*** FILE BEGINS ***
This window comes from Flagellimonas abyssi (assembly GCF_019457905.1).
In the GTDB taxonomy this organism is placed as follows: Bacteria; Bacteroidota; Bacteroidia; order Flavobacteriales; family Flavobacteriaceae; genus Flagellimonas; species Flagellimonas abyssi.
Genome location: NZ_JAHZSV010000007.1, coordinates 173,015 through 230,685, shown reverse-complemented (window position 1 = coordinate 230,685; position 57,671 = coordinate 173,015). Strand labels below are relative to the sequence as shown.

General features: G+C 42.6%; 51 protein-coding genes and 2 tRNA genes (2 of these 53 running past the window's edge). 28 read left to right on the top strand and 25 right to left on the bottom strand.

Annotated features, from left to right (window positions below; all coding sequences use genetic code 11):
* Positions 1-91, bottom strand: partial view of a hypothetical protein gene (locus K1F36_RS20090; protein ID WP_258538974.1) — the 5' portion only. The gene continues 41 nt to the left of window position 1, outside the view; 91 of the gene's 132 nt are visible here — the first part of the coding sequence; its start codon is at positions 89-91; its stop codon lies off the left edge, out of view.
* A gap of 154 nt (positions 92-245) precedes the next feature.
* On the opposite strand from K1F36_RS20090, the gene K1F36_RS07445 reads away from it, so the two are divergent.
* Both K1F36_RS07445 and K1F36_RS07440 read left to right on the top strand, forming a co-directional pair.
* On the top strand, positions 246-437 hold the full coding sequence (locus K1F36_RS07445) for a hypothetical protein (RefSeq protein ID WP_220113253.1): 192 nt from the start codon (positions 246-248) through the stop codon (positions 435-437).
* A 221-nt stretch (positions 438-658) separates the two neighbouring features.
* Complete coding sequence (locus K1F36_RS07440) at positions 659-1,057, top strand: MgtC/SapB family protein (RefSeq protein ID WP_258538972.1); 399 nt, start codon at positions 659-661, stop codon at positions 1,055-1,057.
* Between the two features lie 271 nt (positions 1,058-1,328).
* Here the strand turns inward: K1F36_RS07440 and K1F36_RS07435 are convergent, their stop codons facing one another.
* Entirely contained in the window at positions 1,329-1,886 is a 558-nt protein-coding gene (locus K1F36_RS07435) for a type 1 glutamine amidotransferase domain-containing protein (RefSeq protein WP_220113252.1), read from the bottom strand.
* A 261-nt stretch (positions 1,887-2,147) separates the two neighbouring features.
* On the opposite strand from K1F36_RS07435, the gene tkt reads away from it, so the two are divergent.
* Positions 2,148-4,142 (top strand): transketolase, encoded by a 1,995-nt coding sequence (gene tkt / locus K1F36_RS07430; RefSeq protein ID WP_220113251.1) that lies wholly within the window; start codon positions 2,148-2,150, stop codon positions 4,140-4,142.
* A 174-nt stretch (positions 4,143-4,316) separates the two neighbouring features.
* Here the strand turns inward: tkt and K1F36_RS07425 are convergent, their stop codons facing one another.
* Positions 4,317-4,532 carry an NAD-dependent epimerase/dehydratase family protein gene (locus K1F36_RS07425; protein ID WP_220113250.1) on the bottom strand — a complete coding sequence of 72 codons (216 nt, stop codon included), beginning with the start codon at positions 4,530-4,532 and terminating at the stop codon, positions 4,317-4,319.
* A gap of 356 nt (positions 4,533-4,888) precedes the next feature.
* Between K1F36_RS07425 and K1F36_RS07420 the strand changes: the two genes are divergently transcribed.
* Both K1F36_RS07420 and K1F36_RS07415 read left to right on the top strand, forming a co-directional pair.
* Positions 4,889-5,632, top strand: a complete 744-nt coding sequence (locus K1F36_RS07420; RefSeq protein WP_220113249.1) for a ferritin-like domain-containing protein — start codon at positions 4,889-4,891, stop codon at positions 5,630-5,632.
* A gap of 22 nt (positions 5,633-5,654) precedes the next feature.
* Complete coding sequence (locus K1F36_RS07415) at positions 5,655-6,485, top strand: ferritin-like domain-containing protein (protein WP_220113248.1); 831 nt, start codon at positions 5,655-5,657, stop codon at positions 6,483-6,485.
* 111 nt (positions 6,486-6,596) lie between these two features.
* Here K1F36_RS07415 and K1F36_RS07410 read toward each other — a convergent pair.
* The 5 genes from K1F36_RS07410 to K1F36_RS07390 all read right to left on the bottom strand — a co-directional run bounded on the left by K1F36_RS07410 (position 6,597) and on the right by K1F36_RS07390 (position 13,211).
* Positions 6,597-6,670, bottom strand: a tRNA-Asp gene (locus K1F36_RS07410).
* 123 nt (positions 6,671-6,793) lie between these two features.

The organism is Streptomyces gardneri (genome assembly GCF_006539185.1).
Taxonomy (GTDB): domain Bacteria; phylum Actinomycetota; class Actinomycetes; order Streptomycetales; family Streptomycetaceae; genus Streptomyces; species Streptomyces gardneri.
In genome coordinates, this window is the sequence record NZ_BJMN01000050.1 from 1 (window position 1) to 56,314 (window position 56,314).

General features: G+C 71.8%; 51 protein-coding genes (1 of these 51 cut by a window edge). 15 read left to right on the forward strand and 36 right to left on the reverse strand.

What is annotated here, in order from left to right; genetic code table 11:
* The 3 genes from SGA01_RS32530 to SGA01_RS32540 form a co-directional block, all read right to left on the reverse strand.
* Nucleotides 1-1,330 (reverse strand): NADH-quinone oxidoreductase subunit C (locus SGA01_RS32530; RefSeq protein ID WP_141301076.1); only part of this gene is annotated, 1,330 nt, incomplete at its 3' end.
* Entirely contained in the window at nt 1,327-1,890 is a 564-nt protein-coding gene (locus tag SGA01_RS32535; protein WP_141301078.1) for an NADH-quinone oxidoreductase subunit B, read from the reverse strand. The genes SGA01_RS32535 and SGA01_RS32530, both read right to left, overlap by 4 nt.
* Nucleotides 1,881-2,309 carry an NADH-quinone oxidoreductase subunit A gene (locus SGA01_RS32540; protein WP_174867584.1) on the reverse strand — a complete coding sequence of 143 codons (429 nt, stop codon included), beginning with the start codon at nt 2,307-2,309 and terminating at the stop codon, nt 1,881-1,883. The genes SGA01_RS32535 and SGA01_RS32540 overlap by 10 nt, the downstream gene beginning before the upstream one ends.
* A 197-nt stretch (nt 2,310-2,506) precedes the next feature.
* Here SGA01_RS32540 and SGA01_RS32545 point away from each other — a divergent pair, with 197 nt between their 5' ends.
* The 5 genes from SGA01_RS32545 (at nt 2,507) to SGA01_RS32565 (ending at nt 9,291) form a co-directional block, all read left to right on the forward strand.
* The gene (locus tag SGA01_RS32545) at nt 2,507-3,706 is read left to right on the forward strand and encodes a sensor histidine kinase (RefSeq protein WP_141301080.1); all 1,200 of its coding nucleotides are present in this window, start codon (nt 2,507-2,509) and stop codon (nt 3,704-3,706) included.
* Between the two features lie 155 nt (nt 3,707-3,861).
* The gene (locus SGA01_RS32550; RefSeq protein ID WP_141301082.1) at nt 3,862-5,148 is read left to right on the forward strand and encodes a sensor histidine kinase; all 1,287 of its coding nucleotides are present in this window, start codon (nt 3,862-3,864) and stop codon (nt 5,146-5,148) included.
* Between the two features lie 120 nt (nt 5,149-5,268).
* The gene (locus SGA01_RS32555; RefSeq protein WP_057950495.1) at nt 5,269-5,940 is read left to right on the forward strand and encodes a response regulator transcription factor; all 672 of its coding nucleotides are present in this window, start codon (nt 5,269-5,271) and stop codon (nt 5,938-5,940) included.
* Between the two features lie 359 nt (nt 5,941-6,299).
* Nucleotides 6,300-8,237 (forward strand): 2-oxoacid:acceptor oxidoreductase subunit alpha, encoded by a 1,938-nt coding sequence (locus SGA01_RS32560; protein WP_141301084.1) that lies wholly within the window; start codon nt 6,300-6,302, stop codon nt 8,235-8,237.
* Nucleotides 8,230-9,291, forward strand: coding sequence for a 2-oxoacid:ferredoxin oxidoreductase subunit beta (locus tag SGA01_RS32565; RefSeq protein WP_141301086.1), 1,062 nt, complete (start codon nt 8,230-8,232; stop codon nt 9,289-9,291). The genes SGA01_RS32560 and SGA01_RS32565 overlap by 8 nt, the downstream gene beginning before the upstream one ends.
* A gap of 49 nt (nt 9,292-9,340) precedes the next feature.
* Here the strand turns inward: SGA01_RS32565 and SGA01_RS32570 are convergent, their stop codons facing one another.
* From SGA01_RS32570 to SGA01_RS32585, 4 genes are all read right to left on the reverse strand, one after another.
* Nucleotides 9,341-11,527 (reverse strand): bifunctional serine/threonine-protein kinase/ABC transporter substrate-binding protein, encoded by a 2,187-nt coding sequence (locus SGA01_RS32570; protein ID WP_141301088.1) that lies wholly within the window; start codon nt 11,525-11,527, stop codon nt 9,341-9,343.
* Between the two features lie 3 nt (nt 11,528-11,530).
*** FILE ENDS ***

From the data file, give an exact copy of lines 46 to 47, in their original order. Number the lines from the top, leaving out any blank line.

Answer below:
* Between the two features lie 155 nt (nt 3,707-3,861).
* The gene (locus SGA01_RS32550; RefSeq protein ID WP_141301082.1) at nt 3,862-5,148 is read left to right on the forward strand and encodes a sensor histidine kinase; all 1,287 of its coding nucleotides are present in this window, start codon (nt 3,862-3,864) and stop codon (nt 5,146-5,148) included.